UC reports annual deficit but showing signs of recovery
Media Release: UC reports annual deficit but showing signs of recovery
February 27, 2013
University of Canterbury (UC) Vice-Chancellor Dr Rod Carr said despite its annual result UC was, like Christchurch city, already showing some signs of recovery.
UC has reported an annual $67 million deficit, with most of it ($60 million) attributed to earthquake recovery impacts ($40 million) and a one-off adjustment to the depreciation of library materials ($20 million). This compares to the 2011 result of a $28 million surplus, the most significant difference being the additional building damage identified.
Ignoring the earthquake recovery impacts and library adjustment the result would have been a deficit of $6.6 million, which compares to a budgeted deficit result of $17 million and a 2011 reported surplus of $7.3 million.
Contributing to this year-on-year movement was increased expenditure of $4.5 million to attract students to UC and a $3 million increase in insurance premiums, Dr Carr said.
``On the positive side, first-year student numbers were 14 percent higher than expected and total operating revenue increased by $2.4 million from 2011, an improvement on budget of $17.5 million.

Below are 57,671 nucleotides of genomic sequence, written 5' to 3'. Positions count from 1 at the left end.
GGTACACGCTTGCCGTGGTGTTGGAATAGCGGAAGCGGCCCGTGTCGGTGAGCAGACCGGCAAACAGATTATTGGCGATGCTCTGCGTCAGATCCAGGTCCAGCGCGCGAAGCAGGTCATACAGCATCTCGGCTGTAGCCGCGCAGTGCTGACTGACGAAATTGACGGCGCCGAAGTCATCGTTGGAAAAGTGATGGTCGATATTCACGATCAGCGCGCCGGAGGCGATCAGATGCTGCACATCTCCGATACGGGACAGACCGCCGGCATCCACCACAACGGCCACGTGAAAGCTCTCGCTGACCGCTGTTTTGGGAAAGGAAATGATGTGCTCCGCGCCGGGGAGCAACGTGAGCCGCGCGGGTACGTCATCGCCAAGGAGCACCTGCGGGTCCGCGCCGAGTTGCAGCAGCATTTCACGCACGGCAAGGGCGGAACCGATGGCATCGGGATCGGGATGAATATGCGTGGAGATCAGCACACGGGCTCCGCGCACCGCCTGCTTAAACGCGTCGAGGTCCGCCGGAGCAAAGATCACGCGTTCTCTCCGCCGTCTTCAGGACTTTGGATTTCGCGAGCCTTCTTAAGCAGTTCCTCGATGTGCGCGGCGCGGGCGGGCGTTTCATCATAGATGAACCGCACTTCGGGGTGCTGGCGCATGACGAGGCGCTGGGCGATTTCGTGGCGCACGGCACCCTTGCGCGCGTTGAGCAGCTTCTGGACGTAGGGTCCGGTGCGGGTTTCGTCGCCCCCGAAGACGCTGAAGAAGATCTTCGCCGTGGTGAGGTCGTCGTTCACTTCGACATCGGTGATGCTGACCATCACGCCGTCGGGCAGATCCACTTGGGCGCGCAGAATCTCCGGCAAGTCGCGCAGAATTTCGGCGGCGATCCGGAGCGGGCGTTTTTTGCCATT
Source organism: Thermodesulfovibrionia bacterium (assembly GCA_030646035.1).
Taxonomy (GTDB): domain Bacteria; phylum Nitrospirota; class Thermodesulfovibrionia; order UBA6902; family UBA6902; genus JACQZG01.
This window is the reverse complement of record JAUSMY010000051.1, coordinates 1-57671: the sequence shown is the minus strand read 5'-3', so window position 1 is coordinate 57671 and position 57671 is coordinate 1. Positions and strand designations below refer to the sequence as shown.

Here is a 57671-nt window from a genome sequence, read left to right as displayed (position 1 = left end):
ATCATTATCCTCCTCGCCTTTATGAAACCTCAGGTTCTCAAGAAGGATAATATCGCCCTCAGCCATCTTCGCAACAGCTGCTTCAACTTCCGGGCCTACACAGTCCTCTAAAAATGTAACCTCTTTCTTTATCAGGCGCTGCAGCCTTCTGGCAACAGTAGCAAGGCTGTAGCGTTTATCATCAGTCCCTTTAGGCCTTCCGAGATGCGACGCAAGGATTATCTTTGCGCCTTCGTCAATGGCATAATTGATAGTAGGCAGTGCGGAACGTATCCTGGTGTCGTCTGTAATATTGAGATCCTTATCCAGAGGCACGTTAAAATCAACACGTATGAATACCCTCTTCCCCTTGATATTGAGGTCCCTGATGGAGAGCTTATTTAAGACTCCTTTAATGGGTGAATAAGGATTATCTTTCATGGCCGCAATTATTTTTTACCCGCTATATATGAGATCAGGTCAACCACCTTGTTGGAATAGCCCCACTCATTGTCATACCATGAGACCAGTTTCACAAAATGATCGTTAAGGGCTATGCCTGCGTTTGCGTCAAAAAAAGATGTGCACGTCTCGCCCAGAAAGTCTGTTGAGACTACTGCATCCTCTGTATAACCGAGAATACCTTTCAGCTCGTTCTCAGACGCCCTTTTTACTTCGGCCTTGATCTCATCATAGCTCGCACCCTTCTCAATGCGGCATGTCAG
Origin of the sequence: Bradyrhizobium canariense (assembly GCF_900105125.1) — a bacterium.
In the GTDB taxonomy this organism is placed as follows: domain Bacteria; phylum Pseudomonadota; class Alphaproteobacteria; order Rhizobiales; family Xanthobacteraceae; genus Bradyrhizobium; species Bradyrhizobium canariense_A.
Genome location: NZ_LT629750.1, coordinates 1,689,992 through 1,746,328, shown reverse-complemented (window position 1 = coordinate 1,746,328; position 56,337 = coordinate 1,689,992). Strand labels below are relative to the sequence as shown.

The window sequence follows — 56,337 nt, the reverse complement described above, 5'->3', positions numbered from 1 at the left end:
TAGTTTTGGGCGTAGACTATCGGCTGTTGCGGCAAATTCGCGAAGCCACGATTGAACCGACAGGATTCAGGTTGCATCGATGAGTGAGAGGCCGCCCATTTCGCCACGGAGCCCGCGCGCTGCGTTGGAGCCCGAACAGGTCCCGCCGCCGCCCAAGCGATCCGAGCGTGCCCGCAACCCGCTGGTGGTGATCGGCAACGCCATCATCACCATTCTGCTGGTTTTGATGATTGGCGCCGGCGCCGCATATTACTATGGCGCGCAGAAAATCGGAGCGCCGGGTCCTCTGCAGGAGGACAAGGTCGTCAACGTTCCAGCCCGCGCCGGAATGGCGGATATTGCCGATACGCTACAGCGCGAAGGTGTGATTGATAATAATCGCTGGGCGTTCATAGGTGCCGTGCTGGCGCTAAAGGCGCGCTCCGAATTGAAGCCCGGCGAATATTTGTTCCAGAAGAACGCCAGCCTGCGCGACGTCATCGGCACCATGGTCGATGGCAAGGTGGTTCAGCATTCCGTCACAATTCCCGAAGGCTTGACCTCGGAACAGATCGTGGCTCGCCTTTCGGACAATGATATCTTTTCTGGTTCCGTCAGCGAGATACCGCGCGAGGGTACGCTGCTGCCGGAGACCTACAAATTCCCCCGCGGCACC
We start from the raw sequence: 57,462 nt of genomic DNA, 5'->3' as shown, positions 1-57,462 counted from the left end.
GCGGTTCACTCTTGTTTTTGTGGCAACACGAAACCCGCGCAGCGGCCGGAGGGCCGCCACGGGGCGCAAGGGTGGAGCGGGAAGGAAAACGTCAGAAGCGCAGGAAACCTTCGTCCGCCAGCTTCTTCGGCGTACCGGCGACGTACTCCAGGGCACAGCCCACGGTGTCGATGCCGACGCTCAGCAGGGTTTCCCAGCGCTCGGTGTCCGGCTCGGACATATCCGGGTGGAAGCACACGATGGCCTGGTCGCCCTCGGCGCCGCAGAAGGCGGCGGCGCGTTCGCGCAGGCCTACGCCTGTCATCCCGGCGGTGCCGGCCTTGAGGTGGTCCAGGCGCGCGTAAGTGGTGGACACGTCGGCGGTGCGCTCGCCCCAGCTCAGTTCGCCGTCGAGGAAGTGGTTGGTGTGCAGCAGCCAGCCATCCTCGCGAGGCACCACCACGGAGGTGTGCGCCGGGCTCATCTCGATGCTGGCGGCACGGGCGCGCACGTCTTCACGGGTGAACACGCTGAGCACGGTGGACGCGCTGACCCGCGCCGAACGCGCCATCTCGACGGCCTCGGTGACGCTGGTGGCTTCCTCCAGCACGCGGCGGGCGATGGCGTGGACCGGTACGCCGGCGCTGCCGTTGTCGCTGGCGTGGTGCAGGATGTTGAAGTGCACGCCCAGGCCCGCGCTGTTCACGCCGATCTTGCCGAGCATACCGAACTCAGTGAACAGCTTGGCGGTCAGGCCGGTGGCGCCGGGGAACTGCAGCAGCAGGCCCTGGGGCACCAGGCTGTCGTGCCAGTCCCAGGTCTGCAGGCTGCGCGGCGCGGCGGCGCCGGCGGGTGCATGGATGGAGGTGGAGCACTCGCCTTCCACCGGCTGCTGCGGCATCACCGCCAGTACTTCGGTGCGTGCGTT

``However, there has also been an increase in the assessed value of costs to remediate damage to campus buildings from $120 million in 2011 to $390 million in 2012. This is largely due to more information being available to make this assessment based on engineering reports, invasive testing and detailed inspections after strip out.’’
Dr Carr said he was positive about the future of UC.
“The University’s earthquake recovery strategy is based on a vision of the institution being better than it had been pre-earthquakes. This year we will launch the new UC Quake Centre in partnership with some of New Zealand’s leading companies; we will establish a new Student Innovation Centre to help our innovative students develop their bright ideas; and we have established a new undergraduate Bachelor in Health Sciences qualification and new Masters degrees in Engineering Mathematics and Earthquake Engineering.
“But it is critical that the University progress its negotiations with the Government for funding support to advance its areas of distinctiveness.”
Cabinet agreed in principle late last year to provide capital support in these areas and invited UC to develop more detailed business cases.
“We appreciate the Government’s understanding of our situation and its recognition of the need for support. We are now working with the Government to determine the optimum level and options. This will need to be treated with some urgency to ensure we remain financially viable.”
Dr Carr said UC had continued to improve its educational performance and was ranked second in New Zealand for course completion and progression to higher levels of study.
``It is indeed a tale of two universities, where we are addressing the post-earthquake financial realities while we continue to make a difference through our research and teaching,” Dr Carr said.